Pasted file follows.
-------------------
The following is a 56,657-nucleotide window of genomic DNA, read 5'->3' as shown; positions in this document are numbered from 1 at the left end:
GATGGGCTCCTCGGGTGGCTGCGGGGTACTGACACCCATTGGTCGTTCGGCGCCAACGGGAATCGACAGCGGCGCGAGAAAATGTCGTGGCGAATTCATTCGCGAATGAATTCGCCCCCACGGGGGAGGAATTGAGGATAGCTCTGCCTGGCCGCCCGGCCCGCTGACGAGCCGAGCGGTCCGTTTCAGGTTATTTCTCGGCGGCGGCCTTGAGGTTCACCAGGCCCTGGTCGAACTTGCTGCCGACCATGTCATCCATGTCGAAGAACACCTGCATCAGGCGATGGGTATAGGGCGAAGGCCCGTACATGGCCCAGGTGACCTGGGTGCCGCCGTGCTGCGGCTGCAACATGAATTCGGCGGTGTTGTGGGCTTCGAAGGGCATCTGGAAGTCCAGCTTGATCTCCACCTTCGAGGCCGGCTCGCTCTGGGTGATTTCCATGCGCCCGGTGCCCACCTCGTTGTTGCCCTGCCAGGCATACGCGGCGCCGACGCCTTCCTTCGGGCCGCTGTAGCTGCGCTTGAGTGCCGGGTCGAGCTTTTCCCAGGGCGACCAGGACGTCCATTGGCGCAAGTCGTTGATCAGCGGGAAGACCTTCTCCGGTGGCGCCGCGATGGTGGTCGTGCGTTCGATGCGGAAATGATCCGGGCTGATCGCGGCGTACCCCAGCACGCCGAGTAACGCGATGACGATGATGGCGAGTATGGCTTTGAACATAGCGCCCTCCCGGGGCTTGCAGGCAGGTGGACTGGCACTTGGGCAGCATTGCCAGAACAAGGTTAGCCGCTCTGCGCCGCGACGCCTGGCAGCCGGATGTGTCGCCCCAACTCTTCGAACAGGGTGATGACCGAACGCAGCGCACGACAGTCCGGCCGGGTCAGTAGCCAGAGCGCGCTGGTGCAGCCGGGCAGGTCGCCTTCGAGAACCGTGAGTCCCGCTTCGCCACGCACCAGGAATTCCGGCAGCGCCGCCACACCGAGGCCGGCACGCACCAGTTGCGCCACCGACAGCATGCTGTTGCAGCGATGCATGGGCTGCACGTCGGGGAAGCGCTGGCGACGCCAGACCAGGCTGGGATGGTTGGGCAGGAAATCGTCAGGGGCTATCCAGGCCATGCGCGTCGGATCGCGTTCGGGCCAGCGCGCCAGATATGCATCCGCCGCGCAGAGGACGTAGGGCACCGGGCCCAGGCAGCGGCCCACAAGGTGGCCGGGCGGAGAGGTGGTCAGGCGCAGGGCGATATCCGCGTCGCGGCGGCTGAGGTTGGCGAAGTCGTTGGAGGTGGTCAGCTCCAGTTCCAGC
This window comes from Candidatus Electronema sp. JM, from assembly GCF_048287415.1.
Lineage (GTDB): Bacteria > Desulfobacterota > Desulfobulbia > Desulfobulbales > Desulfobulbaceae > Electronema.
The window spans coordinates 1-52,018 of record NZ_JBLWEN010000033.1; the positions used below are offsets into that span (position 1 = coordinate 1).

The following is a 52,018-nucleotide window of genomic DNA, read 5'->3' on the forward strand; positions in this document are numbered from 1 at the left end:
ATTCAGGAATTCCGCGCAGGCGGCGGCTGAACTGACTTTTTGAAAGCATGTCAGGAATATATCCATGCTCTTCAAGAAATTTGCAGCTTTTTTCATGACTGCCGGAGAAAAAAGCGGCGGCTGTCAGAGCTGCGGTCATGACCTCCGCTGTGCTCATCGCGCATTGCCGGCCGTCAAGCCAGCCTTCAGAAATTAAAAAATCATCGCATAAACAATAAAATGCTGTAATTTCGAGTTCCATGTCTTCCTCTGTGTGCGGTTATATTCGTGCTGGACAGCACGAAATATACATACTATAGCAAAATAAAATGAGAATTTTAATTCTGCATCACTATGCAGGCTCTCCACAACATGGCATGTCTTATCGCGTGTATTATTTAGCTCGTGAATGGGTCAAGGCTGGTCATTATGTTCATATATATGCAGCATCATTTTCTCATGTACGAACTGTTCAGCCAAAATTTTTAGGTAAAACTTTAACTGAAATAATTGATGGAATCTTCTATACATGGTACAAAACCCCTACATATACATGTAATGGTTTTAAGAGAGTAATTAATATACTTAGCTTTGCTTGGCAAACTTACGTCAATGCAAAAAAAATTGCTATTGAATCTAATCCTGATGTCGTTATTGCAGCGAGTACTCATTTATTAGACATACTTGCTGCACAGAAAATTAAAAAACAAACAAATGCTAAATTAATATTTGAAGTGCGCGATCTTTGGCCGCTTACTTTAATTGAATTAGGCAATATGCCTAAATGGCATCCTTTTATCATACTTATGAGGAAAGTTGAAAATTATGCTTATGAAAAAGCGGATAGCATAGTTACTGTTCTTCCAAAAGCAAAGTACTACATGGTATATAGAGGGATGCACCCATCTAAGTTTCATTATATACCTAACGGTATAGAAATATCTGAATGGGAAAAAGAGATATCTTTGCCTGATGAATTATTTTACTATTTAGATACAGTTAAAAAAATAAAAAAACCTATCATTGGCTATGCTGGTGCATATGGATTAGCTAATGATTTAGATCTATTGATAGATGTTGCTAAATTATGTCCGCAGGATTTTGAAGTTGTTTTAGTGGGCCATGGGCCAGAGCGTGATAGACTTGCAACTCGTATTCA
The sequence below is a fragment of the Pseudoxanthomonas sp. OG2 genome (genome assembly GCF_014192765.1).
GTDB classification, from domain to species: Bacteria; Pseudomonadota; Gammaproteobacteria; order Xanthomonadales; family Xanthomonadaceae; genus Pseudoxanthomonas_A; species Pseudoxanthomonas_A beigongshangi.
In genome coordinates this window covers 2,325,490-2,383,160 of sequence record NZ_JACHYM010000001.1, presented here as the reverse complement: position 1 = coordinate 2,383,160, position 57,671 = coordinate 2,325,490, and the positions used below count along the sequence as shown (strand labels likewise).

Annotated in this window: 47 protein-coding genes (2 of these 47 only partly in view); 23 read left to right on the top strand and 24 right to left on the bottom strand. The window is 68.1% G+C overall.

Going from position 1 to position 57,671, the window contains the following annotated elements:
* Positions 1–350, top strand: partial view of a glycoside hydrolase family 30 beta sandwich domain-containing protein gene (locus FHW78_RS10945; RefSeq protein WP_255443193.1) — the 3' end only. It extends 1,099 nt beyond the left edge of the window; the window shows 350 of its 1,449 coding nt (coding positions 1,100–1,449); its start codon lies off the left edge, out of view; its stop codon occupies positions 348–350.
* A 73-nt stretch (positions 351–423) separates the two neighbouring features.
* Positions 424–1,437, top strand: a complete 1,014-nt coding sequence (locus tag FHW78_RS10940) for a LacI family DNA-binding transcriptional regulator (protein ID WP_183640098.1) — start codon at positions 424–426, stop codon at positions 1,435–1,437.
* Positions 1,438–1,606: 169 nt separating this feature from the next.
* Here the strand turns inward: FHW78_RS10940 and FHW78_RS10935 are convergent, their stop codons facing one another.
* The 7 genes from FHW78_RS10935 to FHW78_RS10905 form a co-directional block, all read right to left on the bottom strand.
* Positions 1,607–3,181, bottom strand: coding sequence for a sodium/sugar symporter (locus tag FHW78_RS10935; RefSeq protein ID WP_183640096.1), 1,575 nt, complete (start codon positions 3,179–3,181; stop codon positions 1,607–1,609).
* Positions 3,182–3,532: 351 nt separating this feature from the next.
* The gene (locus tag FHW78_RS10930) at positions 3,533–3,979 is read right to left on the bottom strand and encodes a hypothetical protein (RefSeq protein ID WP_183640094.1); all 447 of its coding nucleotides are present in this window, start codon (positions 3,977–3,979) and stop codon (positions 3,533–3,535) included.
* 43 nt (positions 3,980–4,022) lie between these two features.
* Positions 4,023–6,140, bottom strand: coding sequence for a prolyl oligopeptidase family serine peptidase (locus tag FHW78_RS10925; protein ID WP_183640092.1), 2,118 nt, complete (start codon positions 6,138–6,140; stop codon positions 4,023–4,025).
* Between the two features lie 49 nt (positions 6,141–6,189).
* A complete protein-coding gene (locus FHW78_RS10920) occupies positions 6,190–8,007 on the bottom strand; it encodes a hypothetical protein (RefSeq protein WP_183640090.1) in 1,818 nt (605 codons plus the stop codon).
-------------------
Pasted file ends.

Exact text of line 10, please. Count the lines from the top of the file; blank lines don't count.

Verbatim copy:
In genome coordinates this window covers 2,325,490-2,383,160 of sequence record NZ_JACHYM010000001.1, presented here as the reverse complement: position 1 = coordinate 2,383,160, position 57,671 = coordinate 2,325,490, and the positions used below count along the sequence as shown (strand labels likewise).